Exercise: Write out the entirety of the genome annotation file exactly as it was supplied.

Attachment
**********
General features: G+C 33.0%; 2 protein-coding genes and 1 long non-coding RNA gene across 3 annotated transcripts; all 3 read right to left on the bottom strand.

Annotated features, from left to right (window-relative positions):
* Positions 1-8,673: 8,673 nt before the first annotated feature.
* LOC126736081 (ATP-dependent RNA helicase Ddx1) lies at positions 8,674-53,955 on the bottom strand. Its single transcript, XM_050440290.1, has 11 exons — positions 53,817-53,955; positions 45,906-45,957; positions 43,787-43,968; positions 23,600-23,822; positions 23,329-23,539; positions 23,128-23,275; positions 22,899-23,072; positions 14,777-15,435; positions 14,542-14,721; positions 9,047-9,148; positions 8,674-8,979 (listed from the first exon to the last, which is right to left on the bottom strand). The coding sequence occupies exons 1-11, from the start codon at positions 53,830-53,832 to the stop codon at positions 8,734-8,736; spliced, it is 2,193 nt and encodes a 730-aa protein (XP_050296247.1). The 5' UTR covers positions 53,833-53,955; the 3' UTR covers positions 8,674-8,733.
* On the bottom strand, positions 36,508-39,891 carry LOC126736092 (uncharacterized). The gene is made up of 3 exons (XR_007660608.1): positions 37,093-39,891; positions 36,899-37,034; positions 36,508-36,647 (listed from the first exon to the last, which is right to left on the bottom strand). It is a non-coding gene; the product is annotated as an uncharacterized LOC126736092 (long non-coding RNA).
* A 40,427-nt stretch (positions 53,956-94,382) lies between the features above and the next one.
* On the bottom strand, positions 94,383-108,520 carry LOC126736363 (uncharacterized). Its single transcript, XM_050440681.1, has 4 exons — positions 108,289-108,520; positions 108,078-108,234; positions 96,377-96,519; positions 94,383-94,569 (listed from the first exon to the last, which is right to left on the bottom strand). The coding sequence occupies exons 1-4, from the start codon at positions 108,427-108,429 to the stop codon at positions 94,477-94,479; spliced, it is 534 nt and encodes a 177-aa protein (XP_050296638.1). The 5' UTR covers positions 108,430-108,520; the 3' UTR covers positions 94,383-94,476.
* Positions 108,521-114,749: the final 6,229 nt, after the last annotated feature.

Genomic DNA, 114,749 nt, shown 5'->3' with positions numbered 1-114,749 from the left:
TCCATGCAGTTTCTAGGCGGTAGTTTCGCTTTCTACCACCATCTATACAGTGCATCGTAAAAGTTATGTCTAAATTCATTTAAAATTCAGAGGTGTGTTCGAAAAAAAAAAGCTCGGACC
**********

General features: G+C 33.0%; 2 protein-coding genes and 1 long non-coding RNA gene across 3 annotated transcripts; all 3 read right to left on the bottom strand.

Annotated features, from left to right (window-relative positions):
* Positions 1-8,673: 8,673 nt before the first annotated feature.
* LOC126736081 (ATP-dependent RNA helicase Ddx1) lies at positions 8,674-53,955 on the bottom strand. Its single transcript, XM_050440290.1, has 11 exons — positions 53,817-53,955; positions 45,906-45,957; positions 43,787-43,968; positions 23,600-23,822; positions 23,329-23,539; positions 23,128-23,275; positions 22,899-23,072; positions 14,777-15,435; positions 14,542-14,721; positions 9,047-9,148; positions 8,674-8,979 (listed from the first exon to the last, which is right to left on the bottom strand). The coding sequence occupies exons 1-11, from the start codon at positions 53,830-53,832 to the stop codon at positions 8,734-8,736; spliced, it is 2,193 nt and encodes a 730-aa protein (XP_050296247.1). The 5' UTR covers positions 53,833-53,955; the 3' UTR covers positions 8,674-8,733.
* On the bottom strand, positions 36,508-39,891 carry LOC126736092 (uncharacterized). The gene is made up of 3 exons (XR_007660608.1): positions 37,093-39,891; positions 36,899-37,034; positions 36,508-36,647 (listed from the first exon to the last, which is right to left on the bottom strand). It is a non-coding gene; the product is annotated as an uncharacterized LOC126736092 (long non-coding RNA).
* A 40,427-nt stretch (positions 53,956-94,382) lies between the features above and the next one.
* On the bottom strand, positions 94,383-108,520 carry LOC126736363 (uncharacterized). Its single transcript, XM_050440681.1, has 4 exons — positions 108,289-108,520; positions 108,078-108,234; positions 96,377-96,519; positions 94,383-94,569 (listed from the first exon to the last, which is right to left on the bottom strand). The coding sequence occupies exons 1-4, from the start codon at positions 108,427-108,429 to the stop codon at positions 94,477-94,479; spliced, it is 534 nt and encodes a 177-aa protein (XP_050296638.1). The 5' UTR covers positions 108,430-108,520; the 3' UTR covers positions 94,383-94,476.
* Positions 108,521-114,749: the final 6,229 nt, after the last annotated feature.

Genomic DNA, 114,749 nt, shown 5'->3' with positions numbered 1-114,749 from the left:
TCCATGCAGTTTCTAGGCGGTAGTTTCGCTTTCTACCACCATCTATACAGTGCATCGTAAAAGTTATGTCTAAATTCATTTAAAATTCAGAGGTGTGTTCGAAAAAAAAAAGCTCGGACC